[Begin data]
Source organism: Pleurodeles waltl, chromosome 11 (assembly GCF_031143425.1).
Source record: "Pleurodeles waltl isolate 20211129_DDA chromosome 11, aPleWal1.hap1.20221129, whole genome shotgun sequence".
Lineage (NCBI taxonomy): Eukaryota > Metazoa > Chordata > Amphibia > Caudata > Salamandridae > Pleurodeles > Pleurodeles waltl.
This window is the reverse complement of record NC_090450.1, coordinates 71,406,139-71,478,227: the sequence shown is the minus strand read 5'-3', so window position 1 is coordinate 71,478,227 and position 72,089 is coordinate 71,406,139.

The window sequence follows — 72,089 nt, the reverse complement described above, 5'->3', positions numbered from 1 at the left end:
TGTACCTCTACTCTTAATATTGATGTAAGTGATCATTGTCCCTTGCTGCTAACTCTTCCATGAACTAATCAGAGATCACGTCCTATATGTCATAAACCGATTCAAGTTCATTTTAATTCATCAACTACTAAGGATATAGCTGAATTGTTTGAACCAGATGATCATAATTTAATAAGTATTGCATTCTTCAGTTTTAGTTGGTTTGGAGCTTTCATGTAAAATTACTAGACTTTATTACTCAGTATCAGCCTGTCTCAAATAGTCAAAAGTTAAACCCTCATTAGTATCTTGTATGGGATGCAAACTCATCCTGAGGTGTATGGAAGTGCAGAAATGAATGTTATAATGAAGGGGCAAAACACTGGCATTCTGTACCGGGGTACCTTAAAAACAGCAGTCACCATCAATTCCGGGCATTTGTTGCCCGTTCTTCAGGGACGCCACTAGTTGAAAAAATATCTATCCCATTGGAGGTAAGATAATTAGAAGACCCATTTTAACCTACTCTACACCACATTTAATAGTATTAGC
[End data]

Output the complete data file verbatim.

Source organism: Pleurodeles waltl, chromosome 11 (assembly GCF_031143425.1).
Source record: "Pleurodeles waltl isolate 20211129_DDA chromosome 11, aPleWal1.hap1.20221129, whole genome shotgun sequence".
Lineage (NCBI taxonomy): Eukaryota > Metazoa > Chordata > Amphibia > Caudata > Salamandridae > Pleurodeles > Pleurodeles waltl.
This window is the reverse complement of record NC_090450.1, coordinates 71,406,139-71,478,227: the sequence shown is the minus strand read 5'-3', so window position 1 is coordinate 71,478,227 and position 72,089 is coordinate 71,406,139.

The window sequence follows — 72,089 nt, the reverse complement described above, 5'->3', positions numbered from 1 at the left end:
TGTACCTCTACTCTTAATATTGATGTAAGTGATCATTGTCCCTTGCTGCTAACTCTTCCATGAACTAATCAGAGATCACGTCCTATATGTCATAAACCGATTCAAGTTCATTTTAATTCATCAACTACTAAGGATATAGCTGAATTGTTTGAACCAGATGATCATAATTTAATAAGTATTGCATTCTTCAGTTTTAGTTGGTTTGGAGCTTTCATGTAAAATTACTAGACTTTATTACTCAGTATCAGCCTGTCTCAAATAGTCAAAAGTTAAACCCTCATTAGTATCTTGTATGGGATGCAAACTCATCCTGAGGTGTATGGAAGTGCAGAAATGAATGTTATAATGAAGGGGCAAAACACTGGCATTCTGTACCGGGGTACCTTAAAAACAGCAGTCACCATCAATTCCGGGCATTTGTTGCCCGTTCTTCAGGGACGCCACTAGTTGAAAAAATATCTATCCCATTGGAGGTAAGATAATTAGAAGACCCATTTTAACCTACTCTACACCACATTTAATAGTATTAGC